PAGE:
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Shadow of the Past: How the Annexation of Crimea Guides Russian Policy

Russian President Vladimir Putin attends a parade marking the Victory Day in Sevastopol, which hosts a major Russian Black Sea Fleet base, Crimea. Ivan Sekretarev / AP

It was 2014, and Vladimir Putin was in poor form.

His approval rating had fallen by 20 percent three years earlier, when he announced he would return to the Kremlin after four years as prime minister. In Moscow, the largest street protests since the 1990s erupted. Putin successfully cracked down on them, but, after that, his rating still hovered around 60 percent — a historic and unacceptable low.

Putin’s romance with the Russian nation was fizzling. The reason was simple: A significant portion of the public was angry with his return to the country’s top office. They believed modern Russia had abandoned its attachment to the concept of eternal leadership. And they were bitterly disappointed.

Putin knew he had to act. But in March 2014, the annexation of Crimea came as a mere contingency plan. Had Ukraine not overthrown its pro-Russian president, Viktor Yanukovych, it might never have happened. No one could have imagined orchestrating the annexation a few months earlier.

Politically, the annexation of Crimea was a major risk. It led to Russia’s isolation on the global stage and turned the president into a pariah. Russia was kicked out of the G8. Sanctions imposed by the West hurt the country’s economy, and most other states declined to recognize Crimea as part of Russia. Around the globe, Moscow’s actions were regarded as pure aggression, the first armed seizure of foreign land in Europe since the end of World War II.

But the Russian president certainly has a survival instinct. The annexation of Crimea solved the trust issues that he had experienced with domestic audiences since 2011. His approval rating skyrocketed to an all-time high and since spring 2014, it has stood at around 80 percent.

But Putin achieved more than just securing his personal grasp on power. The Crimean annexation took root deep in the national consciousness. The “return of Crimea” is now regarded as one of the nation’s greatest achievements, second only to the Soviet victory over the Nazis, according to the independent Levada Center pollster.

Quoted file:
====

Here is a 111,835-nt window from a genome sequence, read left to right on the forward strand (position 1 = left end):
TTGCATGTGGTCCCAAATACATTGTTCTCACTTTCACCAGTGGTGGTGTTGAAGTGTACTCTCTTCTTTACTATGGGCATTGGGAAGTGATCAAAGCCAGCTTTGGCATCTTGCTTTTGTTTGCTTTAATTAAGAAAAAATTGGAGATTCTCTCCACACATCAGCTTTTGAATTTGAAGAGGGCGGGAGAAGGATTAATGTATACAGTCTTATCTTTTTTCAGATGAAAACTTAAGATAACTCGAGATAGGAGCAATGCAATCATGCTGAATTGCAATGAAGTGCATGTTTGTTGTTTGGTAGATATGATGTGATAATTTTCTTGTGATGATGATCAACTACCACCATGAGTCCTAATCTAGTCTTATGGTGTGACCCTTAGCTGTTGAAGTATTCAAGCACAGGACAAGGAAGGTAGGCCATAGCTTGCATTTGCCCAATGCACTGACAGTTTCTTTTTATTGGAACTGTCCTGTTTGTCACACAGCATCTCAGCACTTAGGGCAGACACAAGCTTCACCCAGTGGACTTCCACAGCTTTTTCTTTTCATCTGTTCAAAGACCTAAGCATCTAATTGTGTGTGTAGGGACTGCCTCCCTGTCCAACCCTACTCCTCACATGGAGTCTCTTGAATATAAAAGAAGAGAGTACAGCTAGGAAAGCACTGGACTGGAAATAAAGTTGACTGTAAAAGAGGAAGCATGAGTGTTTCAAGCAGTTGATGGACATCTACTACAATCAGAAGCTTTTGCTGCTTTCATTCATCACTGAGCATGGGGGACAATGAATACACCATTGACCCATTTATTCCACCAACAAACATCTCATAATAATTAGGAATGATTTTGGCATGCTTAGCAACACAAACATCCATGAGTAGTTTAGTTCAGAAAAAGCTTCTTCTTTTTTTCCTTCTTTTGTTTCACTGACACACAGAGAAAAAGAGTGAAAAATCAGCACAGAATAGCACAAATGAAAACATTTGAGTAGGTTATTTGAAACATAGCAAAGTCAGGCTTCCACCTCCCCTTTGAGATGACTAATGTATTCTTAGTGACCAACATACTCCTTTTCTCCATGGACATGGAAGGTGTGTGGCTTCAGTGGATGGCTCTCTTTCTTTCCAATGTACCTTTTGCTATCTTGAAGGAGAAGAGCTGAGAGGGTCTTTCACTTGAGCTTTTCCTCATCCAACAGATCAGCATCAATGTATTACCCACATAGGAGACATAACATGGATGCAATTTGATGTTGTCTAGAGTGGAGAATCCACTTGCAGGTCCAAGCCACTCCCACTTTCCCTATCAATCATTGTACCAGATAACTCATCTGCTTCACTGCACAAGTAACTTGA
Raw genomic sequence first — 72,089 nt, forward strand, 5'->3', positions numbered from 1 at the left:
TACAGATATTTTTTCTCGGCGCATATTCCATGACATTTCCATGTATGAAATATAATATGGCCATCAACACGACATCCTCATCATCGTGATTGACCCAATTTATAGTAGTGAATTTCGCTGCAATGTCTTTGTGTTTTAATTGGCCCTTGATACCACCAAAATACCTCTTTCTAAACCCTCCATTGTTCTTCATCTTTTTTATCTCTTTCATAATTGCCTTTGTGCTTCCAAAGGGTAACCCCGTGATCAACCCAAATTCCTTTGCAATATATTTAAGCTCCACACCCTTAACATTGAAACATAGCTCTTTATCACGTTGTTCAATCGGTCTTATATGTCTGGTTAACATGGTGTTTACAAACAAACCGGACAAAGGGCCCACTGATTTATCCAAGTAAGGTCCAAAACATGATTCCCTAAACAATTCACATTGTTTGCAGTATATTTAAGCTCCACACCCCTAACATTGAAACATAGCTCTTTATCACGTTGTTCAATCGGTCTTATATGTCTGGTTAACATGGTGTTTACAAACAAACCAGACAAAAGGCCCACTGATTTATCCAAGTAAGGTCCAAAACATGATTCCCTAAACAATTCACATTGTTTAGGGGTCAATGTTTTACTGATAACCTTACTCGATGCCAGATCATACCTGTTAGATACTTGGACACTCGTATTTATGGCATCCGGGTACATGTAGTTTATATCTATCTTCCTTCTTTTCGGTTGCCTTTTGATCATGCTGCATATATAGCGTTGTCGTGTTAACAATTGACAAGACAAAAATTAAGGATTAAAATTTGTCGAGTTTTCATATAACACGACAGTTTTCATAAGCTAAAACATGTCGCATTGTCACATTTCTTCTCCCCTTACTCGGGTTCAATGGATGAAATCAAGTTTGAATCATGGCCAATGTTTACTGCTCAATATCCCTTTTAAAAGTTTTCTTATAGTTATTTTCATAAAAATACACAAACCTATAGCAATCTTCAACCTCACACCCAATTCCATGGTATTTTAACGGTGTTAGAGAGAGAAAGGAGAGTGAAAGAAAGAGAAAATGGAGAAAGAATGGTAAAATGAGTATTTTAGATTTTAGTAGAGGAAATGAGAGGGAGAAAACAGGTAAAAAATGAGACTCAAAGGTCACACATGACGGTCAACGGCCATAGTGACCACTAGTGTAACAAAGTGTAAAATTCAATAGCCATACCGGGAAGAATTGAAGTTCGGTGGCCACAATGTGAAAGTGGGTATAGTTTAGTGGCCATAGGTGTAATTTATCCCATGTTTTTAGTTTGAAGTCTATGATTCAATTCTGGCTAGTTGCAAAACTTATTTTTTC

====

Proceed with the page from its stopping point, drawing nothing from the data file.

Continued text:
The “Crimea consensus” goes beyond rational interests. Russians are aware that they are suffering financially as a result, but they are willing to tighten their belts. Three years after the fateful event, Russians are more certain than ever that the nation has benefitted from Crimea’s return, according to the VTSIOM pollster. Significant opposition has only been noted in the large urban centers of Moscow and St. Petersburg, where around 20 percent disapprove of the annexation.

There are clear reasons for the Russian public’s fawning over the peninsula’s “return.” It marks a historic development — the end of the long and traumatic post-Soviet transformation. The annexation has brought the project of a democratic Russia, launched in 1991 under Boris Yeltsin, to a conclusion.

Three years later, this is even more evident than before. For Russians, the annexation is not simply proof that “Crimea is ours,” explains Alexei Levinson of the Levada Center. “It’s visible proof that Russia has restored its status as a superpower.” Crimea now signifies that Russia is once again a global player on par with the U.S. — much like the USSR was 30 years ago.

This narrative of “restoring power” treats the last 25 years of Russian political history as a disease. Now it has been cured.

“For Russians, the annexation of Crimea healed the trauma of the Soviet empire’s disintegration, best described by Putin as ‘the greatest geopolitical catastrophe of the 20th century,’” Levinson says. “Now, the world order is back to normal.” In Russia’s eyes, this world order resembles the Cold War era: two global superpowers shaping the world.

But this restored national pride cannot rely solely on the symbolic achievements of the recent past. Since Russia is once again a global player, it must now act on the global stage.

Vladimir Putin is on a roll. Not only has the Crimea gambit paid off, but Russia’s superpower status has been confirmed and sealed by Donald Trump’s unexpected victory in the U.S. presidential election. With a like-minded leader in the White House, Putin now feels he is the “half-emperor of the world, and his reelection in March 2018 has global significance,” says Gleb Pavlovsky, a political analyst. Russia’s voice in global affairs is now much stronger than before. 

For Putin and his new Russia, the time for political adventurism has passed. But the time for political – and military – expansion has just begun. Now, Russia thinks of itself as the reincarnation of its own past. And it will act accordingly.  

The views expressed in opinion pieces do not necessarily reflect the position of The Moscow Times.

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